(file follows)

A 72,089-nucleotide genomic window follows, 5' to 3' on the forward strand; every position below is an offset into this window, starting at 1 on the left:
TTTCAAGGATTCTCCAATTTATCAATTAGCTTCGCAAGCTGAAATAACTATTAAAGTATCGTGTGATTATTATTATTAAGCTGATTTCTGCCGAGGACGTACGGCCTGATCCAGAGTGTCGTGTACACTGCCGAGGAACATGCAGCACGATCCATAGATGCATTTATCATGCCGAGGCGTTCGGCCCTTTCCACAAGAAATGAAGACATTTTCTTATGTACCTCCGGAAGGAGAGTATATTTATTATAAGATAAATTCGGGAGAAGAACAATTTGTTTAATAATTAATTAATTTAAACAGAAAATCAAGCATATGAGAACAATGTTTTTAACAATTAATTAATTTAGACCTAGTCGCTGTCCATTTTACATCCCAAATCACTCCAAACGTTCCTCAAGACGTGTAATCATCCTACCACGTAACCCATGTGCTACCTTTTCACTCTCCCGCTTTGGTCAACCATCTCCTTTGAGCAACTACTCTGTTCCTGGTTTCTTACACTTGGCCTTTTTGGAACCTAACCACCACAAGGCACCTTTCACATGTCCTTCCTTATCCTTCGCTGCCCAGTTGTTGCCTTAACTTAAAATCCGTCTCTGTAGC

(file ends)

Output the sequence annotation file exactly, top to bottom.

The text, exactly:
A 72,089-nucleotide genomic window follows, 5' to 3' on the forward strand; every position below is an offset into this window, starting at 1 on the left:
TTTCAAGGATTCTCCAATTTATCAATTAGCTTCGCAAGCTGAAATAACTATTAAAGTATCGTGTGATTATTATTATTAAGCTGATTTCTGCCGAGGACGTACGGCCTGATCCAGAGTGTCGTGTACACTGCCGAGGAACATGCAGCACGATCCATAGATGCATTTATCATGCCGAGGCGTTCGGCCCTTTCCACAAGAAATGAAGACATTTTCTTATGTACCTCCGGAAGGAGAGTATATTTATTATAAGATAAATTCGGGAGAAGAACAATTTGTTTAATAATTAATTAATTTAAACAGAAAATCAAGCATATGAGAACAATGTTTTTAACAATTAATTAATTTAGACCTAGTCGCTGTCCATTTTACATCCCAAATCACTCCAAACGTTCCTCAAGACGTGTAATCATCCTACCACGTAACCCATGTGCTACCTTTTCACTCTCCCGCTTTGGTCAACCATCTCCTTTGAGCAACTACTCTGTTCCTGGTTTCTTACACTTGGCCTTTTTGGAACCTAACCACCACAAGGCACCTTTCACATGTCCTTCCTTATCCTTCGCTGCCCAGTTGTTGCCTTAACTTAAAATCCGTCTCTGTAGC